Books Unbound® (PINNACLE’s digital version of their books) provides access to downloadable forms in a ready-to-edit Microsoft Word format. The
Civil Litigation Forms Manual is a popular starter book with plenty of useful forms.
Legal encyclopedias include sample form language. Consult West’s
Wisconsin Pleading and Practice or the Wisconsin Practice Series’
Civil Procedure Forms and
Elements of an Action for overviews and helpful samples.
Frequently, professional organizations provide forms repositories or products to their members. For example, the State Bar’s Marketplace includes a
repository of online forms and individual association chapters may create starter packs of forms. The Wisconsin REALTORS® Association also sells subscriptions to a forms library. Check for relevant professional organizations to find curated forms for specific industries.
There may be specific federal, state, indigenous nation, and county or municipal forms you should be using. Consult a research guide or governmental agency website, or ask a law librarian for help locating the correct form.
Checklists are Your Guides in Unfamiliar Areas
Businesses create checklists to distill knowledge and experience in order to train their professionals and decrease the risk of failure. Some professions, like the airline industry, require the routine use of checklists to avoid catastrophic outcomes. In the legal profession, checklists guide you through unfamiliar areas of law and can flag important procedural or discovery issues early.
You can frequently find checklists in books on specific topics. Contact your local law librarian for help pinpointing sources that meet your research needs. Here are just a few examples.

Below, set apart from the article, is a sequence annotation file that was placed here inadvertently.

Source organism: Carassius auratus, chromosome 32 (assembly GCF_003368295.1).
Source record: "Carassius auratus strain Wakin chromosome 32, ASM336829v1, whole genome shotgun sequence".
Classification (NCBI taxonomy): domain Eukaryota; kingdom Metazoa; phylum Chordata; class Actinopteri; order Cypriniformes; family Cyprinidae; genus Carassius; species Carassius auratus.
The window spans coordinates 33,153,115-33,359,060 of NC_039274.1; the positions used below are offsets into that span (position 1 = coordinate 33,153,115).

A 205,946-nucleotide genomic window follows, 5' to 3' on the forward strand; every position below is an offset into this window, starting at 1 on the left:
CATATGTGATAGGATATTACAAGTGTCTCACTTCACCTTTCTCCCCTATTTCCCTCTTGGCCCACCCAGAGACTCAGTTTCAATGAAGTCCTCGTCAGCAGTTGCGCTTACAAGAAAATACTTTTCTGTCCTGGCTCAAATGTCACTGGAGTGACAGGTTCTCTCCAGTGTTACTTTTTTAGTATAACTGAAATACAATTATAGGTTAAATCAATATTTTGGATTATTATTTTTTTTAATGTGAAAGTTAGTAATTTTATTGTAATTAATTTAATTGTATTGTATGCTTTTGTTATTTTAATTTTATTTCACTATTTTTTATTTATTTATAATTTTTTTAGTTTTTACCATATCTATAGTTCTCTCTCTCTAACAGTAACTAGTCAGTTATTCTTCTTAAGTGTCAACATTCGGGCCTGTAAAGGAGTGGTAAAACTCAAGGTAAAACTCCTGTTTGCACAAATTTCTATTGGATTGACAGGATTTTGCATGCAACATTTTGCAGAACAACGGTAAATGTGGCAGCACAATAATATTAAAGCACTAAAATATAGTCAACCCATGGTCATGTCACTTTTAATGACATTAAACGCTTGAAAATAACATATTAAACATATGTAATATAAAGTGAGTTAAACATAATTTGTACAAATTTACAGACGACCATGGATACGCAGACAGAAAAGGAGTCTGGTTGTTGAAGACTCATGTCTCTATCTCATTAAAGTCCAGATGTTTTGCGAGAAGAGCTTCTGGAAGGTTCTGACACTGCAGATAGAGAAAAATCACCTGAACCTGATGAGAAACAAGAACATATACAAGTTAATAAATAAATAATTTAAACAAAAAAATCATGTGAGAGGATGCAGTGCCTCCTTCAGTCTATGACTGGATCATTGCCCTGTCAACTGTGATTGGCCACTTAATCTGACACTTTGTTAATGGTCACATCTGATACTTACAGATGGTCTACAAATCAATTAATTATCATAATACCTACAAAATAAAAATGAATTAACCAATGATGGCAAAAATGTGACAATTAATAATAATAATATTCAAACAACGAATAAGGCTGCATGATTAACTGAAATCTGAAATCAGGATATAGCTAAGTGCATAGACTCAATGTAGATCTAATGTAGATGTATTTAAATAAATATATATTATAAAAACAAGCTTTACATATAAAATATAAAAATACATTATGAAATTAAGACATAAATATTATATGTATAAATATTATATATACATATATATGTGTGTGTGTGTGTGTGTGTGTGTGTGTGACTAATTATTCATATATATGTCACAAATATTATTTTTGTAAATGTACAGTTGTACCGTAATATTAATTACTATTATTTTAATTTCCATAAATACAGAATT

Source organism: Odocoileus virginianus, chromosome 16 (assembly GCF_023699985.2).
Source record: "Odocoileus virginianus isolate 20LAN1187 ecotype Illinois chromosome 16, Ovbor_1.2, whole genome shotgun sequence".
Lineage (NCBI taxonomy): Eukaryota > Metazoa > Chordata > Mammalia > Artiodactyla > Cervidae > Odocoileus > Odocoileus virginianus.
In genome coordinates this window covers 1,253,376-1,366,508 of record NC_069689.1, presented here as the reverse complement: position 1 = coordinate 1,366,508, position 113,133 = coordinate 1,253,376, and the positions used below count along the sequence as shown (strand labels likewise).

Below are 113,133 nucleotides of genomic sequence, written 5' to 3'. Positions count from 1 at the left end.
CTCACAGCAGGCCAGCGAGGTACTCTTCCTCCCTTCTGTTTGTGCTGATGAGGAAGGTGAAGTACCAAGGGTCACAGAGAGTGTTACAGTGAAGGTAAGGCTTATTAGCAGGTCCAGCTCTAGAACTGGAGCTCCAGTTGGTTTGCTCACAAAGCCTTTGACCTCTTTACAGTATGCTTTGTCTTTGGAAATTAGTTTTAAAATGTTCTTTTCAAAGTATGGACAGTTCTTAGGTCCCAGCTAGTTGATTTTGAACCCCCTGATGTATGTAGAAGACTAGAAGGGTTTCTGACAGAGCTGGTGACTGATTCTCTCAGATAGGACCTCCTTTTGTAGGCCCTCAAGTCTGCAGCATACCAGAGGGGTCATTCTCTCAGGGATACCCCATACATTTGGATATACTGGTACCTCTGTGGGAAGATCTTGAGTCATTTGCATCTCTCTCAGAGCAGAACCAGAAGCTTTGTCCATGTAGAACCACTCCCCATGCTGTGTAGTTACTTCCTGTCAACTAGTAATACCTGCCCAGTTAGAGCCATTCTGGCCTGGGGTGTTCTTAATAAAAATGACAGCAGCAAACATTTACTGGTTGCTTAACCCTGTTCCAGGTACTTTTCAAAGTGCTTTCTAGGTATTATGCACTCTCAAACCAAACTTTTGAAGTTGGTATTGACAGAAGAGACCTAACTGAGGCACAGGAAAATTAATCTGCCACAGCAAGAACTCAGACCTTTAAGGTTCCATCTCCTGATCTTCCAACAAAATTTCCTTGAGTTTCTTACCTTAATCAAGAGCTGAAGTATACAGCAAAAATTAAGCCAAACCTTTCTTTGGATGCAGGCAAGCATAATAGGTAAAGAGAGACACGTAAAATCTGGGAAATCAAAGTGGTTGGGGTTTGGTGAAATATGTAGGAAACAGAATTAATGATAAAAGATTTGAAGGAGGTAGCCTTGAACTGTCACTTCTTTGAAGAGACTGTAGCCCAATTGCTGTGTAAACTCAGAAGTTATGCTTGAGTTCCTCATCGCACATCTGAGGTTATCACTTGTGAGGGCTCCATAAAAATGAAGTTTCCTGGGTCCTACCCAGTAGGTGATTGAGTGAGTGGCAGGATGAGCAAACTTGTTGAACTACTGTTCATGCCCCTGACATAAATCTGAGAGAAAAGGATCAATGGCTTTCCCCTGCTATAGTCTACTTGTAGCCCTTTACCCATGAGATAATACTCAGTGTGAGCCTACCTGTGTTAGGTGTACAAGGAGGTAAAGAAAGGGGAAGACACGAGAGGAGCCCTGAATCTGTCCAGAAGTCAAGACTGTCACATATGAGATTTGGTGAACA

Wisconsin Criminal Defense Manual
This State Bar of Wisconsin PINNACLE title introduces the topic with a criminal law overview and checklists for important phases, such as plea negotiation, trial, and sentencing.
Family Law in Wisconsin: A Forms and Procedure Handbook
Another practical law book from PINNACLE, this book includes checklists for several phases of a divorce or legal separation case, from initial fact finding to post-judgment enforcement or orders.
Deposition checklists and strategies
James Publishing produces this handy resource, full of outlines, checklists, and pattern questions on a variety of topics – and targeting a variety of deponents.
Employment law checklists and forms
Checklists on a number of issues, including employment discrimination, FMLA, COBRA, employee termination, and more.
Expert witness checklists
Use this West title to get a quick primer on using expert witnesses in a variety of cases, from family law to vehicle accidents.
Leverage Knowledge Experts
Attorneys have always reused knowledge – whether it’s basing a filing on one from a similar case or using standardized information, like
court forms or
jury instructions. Accumulated knowledge is meant to be used and grown.
I have a favorite tomato vendor and after several years, I now refuse to buy my starter plants from anywhere else. These tomatoes are weather-tested (and taste-tested) and I’ve rarely had a bad experience. As a legal researcher, I also rely on past experience to inform my choice of sources. Make your own checklist for every new job, and make sure that connecting to your organization’s knowledge management system and legal information services is high on that list.
If you need help finding sources for checklists or forms, reach out to a law librarian.